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Post 15 Nov 2012, 5:23 pm

freeman2 wrote: While there was nothing wrong with the points you made, I could do without the tone (as if I am some idiot who doesn't understand that the Asian community cannot be reduced to a certain set of values and beliefs)
Actually, I was thinking more along the lines that Americans often think of 'Asian' to mean east asians.

Frankly, I think Southern Asians are also likely to be open to conservative values in general too.

I still find that it is an interesting question as to why the Asian community as a whole voted for Obama and that the Asian community as a whole looks to be a constituency that Republicans could appeal to, yet the focus has been entirely on the Hispanic vote.
The hispanic vote is larger and growing faster.

And the Republicans used to get more of it (particularly with Reagan and Bush II).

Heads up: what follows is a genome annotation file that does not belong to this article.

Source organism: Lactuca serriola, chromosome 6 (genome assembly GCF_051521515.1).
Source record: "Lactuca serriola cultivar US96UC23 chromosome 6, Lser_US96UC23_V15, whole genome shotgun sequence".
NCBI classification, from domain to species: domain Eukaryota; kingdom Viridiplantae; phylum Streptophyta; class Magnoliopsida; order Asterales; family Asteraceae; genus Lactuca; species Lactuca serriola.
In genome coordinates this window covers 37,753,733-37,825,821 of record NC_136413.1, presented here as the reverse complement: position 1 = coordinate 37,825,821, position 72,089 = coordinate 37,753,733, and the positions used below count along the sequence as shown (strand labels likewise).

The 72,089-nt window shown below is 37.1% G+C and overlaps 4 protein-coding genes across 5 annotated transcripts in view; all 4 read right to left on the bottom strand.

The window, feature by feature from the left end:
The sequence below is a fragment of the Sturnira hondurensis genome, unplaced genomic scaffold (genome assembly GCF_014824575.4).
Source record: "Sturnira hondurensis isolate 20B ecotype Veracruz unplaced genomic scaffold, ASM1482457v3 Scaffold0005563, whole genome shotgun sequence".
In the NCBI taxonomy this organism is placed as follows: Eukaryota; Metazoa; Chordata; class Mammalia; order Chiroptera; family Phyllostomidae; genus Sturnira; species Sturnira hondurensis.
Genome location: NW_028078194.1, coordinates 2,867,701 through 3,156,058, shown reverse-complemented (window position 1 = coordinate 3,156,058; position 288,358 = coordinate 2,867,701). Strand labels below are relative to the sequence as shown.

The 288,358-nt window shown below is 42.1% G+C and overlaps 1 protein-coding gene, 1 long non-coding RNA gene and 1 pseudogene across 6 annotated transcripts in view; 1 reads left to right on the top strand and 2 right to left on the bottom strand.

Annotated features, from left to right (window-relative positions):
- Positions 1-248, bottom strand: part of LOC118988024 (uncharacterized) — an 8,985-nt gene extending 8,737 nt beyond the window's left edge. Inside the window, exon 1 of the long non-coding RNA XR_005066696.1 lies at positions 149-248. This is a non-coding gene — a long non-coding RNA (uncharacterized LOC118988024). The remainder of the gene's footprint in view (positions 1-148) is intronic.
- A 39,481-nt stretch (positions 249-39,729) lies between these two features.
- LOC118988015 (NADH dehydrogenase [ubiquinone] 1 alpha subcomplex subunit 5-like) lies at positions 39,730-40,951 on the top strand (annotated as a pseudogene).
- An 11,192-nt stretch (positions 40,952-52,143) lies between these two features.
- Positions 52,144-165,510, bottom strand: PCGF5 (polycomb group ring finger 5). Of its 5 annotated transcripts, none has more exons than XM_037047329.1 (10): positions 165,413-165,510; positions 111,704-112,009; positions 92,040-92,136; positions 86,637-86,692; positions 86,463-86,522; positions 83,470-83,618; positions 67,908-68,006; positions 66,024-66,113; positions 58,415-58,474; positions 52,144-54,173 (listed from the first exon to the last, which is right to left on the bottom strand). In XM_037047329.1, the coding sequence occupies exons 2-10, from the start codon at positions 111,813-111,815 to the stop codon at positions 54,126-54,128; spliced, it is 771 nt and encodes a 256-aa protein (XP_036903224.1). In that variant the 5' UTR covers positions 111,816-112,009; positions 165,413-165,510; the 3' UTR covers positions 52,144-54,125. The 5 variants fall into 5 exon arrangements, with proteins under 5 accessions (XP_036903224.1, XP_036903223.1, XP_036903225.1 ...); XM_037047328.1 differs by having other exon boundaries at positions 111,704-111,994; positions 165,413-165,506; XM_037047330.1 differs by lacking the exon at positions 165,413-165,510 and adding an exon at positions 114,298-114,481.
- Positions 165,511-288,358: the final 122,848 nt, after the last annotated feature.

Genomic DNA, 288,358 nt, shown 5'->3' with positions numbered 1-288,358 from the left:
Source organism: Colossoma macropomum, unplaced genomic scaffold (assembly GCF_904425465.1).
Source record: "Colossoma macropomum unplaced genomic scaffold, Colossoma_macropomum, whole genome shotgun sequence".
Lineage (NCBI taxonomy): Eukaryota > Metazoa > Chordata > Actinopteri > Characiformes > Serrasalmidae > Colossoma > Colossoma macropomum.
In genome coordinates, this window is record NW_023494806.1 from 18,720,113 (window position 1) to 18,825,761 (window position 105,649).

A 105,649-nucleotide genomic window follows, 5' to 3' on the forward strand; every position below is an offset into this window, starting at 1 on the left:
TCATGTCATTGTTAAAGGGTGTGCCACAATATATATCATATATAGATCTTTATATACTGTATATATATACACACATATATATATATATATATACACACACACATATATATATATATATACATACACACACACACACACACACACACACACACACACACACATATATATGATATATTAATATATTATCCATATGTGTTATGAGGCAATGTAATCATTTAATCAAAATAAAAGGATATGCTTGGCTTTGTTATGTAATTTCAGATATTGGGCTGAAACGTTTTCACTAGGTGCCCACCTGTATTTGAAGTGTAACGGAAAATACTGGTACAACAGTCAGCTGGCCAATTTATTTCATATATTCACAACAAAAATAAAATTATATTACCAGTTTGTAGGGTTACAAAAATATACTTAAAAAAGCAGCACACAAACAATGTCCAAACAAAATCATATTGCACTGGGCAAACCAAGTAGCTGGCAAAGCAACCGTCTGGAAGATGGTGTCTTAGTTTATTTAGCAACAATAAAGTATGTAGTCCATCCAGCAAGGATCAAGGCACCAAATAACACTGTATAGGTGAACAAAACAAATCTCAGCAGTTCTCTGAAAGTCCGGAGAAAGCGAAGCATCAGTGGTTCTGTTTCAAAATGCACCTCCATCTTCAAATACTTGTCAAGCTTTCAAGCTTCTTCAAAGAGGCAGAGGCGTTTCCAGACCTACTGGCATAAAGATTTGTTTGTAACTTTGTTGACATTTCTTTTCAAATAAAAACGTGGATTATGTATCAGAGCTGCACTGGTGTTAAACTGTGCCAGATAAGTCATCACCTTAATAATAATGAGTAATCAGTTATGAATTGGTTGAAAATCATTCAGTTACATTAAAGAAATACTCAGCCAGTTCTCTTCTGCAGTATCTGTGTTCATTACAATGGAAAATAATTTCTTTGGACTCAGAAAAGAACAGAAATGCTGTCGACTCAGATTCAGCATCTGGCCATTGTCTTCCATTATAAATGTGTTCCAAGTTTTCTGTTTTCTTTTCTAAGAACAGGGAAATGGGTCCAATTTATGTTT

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Post 15 Nov 2012, 6:01 pm

According to this article the Asian vote is 3 percent of the electorate(as opposed to 10 percent of the electorate for Hispanics) And is growing rapidly (though I suspect not as rapidly as the Hispanic vote). Point well-taken that Bush II recently did better with Hispanics. http://m.voanews.com/1540974.html

So not as important as the Hispanic vote but not insignificant.

What strikes me about the Rove led Bush campaigns is that they targeted certain constituencies (evangelicals, Hispanic , seniors) and Romney failed to really target any particular sector of the electorate.
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Post 16 Nov 2012, 1:39 am

Of course he did. Otherwise that would 'pandering' and Republicans never do that (unless, of course to the angry white older male demographic)
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Post 16 Nov 2012, 7:10 am